This past April the Local Initiatives Support Corporation (LISC) hosted the Land Art Generator Initiative for a workshop in San Antonio in partnership with the Land Heritage Institute, LiftFund, and AIA San Antonio.
We have since put together a PDF record of the workshop outcomes. Download the PDF brochure here (or click on the image above) to learn discover the innovative ideas that participants developed over the course of the day-long event.
During the day long workshop, community members investigated how renewable energy technologies can be incorporated into public art and creative placemaking opportunities around San Antonio. The event was an open forum for the creative exchange of ideas within a variety of contexts to address multifaceted issues around the environment and social equity through a design lens, and without constraints on individual creativity.
Chris Plauche from San Antonio Catholic Worker explains the unique characteristics of a site in San Antonio's Eastside.
Over the next decade as San Antonio continues to build on its rich cultural heritage through exciting developments around the city, it will be important to maintain a focus on how the outcomes of economic growth will bring benefits to everyone and not only to those who live in more affluent districts. It will also be important to consider the environment and incorporate sustainable infrastructures for energy, water, and food.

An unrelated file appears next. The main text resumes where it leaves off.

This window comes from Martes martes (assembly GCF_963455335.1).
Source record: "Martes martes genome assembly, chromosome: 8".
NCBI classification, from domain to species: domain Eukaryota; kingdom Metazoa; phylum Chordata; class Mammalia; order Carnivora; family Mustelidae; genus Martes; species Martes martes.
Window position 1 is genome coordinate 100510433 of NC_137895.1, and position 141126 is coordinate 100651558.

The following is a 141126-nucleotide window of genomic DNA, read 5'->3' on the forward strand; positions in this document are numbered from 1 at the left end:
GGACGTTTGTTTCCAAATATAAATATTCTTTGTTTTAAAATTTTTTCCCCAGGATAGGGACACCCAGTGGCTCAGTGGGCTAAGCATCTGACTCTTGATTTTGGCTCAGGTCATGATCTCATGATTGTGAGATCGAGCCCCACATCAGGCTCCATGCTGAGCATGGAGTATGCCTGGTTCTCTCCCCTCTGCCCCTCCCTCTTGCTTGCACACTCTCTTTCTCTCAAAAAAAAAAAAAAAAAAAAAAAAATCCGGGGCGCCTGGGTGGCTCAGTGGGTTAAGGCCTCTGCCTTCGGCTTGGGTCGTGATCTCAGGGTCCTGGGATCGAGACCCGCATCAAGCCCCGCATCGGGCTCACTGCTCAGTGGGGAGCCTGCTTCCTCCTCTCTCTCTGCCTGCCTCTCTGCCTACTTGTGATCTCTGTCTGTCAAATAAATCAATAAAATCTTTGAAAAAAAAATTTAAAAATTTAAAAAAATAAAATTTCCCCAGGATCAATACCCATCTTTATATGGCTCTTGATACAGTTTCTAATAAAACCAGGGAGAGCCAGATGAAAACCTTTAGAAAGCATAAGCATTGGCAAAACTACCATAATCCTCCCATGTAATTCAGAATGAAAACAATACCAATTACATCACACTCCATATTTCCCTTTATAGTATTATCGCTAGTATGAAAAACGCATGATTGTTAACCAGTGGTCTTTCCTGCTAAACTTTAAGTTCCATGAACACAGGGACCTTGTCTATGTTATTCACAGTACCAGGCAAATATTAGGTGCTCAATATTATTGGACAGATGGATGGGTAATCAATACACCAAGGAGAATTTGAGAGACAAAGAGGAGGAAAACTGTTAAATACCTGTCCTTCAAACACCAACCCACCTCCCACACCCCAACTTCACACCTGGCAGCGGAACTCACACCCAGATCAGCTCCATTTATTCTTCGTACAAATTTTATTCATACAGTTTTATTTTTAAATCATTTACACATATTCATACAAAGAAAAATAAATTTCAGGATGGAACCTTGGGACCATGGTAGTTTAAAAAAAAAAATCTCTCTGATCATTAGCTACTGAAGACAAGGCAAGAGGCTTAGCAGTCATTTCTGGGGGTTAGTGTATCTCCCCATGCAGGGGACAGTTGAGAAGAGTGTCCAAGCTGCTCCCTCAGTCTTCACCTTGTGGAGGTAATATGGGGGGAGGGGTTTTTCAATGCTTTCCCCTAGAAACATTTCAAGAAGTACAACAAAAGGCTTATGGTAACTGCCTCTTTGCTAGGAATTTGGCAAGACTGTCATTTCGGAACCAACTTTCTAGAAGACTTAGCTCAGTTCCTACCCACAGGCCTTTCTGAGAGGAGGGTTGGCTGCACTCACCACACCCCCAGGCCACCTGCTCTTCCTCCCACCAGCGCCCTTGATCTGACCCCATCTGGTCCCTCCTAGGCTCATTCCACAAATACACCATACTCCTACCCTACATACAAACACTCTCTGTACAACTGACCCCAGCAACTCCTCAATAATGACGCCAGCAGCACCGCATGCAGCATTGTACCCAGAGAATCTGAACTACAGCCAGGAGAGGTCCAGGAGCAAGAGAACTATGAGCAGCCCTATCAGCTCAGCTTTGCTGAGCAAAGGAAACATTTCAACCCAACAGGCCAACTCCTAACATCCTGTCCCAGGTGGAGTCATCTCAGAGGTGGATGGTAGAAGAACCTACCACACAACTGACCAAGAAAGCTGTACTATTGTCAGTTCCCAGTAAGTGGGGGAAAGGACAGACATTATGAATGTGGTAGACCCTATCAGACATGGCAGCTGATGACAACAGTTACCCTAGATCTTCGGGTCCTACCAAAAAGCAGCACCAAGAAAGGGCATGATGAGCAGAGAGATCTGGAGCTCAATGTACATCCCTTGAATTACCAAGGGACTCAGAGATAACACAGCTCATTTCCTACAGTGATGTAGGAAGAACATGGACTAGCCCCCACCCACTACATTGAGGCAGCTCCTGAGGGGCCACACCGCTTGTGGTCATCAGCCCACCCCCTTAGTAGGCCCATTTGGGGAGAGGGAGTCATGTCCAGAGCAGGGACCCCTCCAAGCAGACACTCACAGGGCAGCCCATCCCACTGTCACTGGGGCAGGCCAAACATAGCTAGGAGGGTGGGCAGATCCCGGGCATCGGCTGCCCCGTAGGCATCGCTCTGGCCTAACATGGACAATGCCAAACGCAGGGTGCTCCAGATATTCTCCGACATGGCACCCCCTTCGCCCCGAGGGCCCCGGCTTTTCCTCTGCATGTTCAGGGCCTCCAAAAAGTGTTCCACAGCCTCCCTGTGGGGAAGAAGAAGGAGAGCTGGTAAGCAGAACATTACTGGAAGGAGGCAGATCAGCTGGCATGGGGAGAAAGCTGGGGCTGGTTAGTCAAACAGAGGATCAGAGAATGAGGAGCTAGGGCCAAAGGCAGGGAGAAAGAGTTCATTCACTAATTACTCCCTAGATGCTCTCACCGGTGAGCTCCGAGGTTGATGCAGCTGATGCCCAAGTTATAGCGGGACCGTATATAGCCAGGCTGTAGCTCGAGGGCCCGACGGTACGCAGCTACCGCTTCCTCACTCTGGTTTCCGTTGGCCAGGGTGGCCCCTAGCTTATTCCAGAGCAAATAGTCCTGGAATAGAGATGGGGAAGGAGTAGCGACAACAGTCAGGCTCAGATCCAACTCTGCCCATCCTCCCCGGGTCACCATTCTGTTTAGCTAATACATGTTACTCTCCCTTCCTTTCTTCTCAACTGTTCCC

Robert Amerman, Exuecutive Director of the San Antonio River Foundation talks about a new acequia for pico hydro and using an old chimney as a solar updraft tower.
Perhaps there are opportunities to bring site specific design solutions to key sites around San Antonio that can proactively address these issues and serve as an example and catalyst for equitable development throughout the region.
To that end, LISC has identified a number of city-owned vacant lots in key residential neighborhoods. The workshop took a look at some of these, along with more prominent sites, such as the Lone Star Brewery, a large mixed use redevelopment project, and EPIcenter, a project transforming the old Mission Road Power Plant power plant into a clean energy incubation hub.
Visiting a site on 19th Street in San Antonio's Westside
This is the challenge that the participants in the workshop set out to solve with artful and creative proposals for speculative design interventions in public space.
The discussion brought out many ideas for potential applications in San Antonio, including vacant lots, the Mission Reach, and major development projects where a public art component could also add to sustainable development goals by generating clean energy on site.
Conversation pointed to how such projects could involve the school systems to invigorate science, technology, engineering, and math education by inspiring creativity and supporting STEM to STEAM initiatives. Sites could serve as destination field trips for learning about closed-loop systems, sustainable technologies, ecology, and biomimicry.
Innovative projects with roots in San Antonio could even spread to other cities, supporting the local economy through research, design, manufacturing, and fabrication.